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Trial opens for activist charged in pipeline disruption

By Dan Whitcomb

By Dan Whitcomb

(Reuters) - A jury was selected in Washington state on Monday in the first trial over a coordinated protest that disrupted the flow of millions of barrels of crude oil into the United States, a proceeding activists hope will serve as a referendum on climate change.

Activist Ken Ward says he will not dispute that he shut down a valve on the Kinder Morgan Inc's Trans Mountain Pipeline near Burlington, Washington, but he will testify that such actions are necessary in the face of the government's failure to address global warming.

"I am going to talk a little bit about climate science" during the trial in Skagit County Superior Court, said Ward, a former deputy director of Greenpeace USA and co-founder of Green Corps.

"I spent 30-some-odd years following only legal approaches," Ward said in an interview. "It's only been in recent years that the scale of the problem and lack of a political solution leaves no choice but direct action."

Ward, 60, is charged with trespassing, burglary and sabotage. If convicted, he could face up to three decades in prison.

Protest group Climate Direct Action said the move was in support of the Standing Rock Sioux Tribe, which has protested the construction of the $3.7 billion Dakota Access pipeline carrying oil from North Dakota to the U.S. Gulf Coast over fears of damage to sacred land and water supplies.

Officials, pipeline companies and experts said the protesters could have caused environmental damage themselves by shutting down the lines.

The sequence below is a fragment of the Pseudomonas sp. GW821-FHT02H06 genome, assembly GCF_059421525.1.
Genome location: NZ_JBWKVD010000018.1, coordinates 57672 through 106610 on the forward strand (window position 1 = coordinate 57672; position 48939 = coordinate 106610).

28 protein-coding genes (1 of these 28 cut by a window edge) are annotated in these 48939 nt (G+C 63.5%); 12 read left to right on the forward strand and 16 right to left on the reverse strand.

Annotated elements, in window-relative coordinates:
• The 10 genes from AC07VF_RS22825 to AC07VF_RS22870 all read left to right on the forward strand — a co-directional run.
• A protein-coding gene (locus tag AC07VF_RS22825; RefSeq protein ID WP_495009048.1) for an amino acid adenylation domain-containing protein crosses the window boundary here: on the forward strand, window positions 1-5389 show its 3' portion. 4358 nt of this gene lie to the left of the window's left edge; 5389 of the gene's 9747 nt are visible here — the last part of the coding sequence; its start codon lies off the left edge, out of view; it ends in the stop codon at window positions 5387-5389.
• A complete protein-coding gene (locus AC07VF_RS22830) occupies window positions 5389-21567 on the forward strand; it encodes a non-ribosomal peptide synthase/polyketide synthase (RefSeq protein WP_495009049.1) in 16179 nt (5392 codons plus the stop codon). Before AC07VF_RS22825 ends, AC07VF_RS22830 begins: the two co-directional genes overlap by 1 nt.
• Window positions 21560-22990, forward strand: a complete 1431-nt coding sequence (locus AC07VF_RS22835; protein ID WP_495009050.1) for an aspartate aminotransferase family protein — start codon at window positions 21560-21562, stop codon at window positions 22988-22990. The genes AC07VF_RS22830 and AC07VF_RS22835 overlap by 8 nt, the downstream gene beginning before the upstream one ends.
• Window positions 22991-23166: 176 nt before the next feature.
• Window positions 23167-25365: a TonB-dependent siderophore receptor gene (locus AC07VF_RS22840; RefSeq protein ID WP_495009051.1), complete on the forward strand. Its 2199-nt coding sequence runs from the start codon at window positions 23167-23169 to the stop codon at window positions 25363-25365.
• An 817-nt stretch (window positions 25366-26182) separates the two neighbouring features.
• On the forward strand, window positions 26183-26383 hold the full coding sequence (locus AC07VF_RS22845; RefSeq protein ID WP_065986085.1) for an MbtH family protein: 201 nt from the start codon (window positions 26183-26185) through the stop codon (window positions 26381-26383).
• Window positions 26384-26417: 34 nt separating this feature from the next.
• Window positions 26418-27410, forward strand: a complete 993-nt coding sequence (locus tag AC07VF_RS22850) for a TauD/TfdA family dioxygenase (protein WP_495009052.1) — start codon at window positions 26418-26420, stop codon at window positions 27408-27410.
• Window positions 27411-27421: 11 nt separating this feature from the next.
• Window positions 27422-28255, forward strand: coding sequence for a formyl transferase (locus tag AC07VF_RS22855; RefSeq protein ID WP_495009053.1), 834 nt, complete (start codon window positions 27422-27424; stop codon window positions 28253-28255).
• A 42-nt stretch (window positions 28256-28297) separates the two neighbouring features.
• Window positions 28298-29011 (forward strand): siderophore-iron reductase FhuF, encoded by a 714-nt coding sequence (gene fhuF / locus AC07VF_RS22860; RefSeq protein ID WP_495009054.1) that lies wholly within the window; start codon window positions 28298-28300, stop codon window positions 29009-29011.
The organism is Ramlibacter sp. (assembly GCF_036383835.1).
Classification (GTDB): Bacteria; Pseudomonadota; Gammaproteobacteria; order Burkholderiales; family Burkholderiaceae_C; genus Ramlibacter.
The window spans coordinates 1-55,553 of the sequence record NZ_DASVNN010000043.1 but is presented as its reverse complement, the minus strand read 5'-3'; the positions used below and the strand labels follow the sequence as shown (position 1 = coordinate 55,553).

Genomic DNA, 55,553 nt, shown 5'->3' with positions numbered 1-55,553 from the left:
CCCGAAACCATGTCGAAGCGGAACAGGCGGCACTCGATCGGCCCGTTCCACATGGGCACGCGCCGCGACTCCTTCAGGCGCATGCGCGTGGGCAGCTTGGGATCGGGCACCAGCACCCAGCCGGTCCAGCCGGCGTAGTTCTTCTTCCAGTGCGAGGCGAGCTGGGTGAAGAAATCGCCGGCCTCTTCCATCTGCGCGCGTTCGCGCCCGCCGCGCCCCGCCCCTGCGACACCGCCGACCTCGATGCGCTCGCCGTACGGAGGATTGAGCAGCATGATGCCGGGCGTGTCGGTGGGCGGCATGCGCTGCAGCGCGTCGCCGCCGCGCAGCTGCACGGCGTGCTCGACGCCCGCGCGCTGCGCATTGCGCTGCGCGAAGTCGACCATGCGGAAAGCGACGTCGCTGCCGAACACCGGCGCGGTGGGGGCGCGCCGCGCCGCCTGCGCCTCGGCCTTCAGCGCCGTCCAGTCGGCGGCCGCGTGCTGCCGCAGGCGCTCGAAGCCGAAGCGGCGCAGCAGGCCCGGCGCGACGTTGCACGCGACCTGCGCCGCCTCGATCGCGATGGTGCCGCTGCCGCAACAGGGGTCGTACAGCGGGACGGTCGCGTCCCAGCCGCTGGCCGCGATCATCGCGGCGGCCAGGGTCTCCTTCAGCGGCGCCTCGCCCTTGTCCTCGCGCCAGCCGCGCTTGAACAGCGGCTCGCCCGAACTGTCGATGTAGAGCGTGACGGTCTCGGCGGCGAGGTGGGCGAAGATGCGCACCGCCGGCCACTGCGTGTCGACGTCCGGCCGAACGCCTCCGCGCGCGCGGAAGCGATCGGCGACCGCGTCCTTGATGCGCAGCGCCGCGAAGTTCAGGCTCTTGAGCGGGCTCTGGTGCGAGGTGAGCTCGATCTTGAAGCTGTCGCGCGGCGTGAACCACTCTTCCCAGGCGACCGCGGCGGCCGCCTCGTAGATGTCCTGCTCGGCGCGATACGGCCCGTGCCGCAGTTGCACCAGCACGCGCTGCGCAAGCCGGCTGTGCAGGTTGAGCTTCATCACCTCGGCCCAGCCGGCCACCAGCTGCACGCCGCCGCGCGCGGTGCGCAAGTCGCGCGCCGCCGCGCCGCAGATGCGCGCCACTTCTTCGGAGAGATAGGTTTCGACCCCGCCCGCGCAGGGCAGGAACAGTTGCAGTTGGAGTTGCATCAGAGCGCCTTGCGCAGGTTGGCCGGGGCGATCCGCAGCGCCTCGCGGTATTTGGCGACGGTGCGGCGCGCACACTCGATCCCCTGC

A judge has barred Ward's lawyers from formally mounting a "necessity" defense or arguing that his actions were justified in light of a looming environmental crisis. Ward, however, said he would try to make that case from the witness stand.

Skagit County Prosecutor Rich Weyrich said he expected the trial to be completed this week.

Ward was arrested in October when he and other activists in four states cut padlocks and chains and entered remote flow stations to turn off valves to try to stop crude from moving through lines that carry as much as 15 percent of daily U.S. oil consumption.

Supporters call Ward's trial an "all hands on deck moment" for the climate change movement, which has also spawned protests of the Dakota Access and Keystone XL pipeline.

Last week U.S. President Donald Trump signed orders smoothing the path for those pipelines in an effort to expand energy infrastructure.

(Reporting by Dan Whitcomb; Editing by Lisa Von Ahn and Grant McCool)

 

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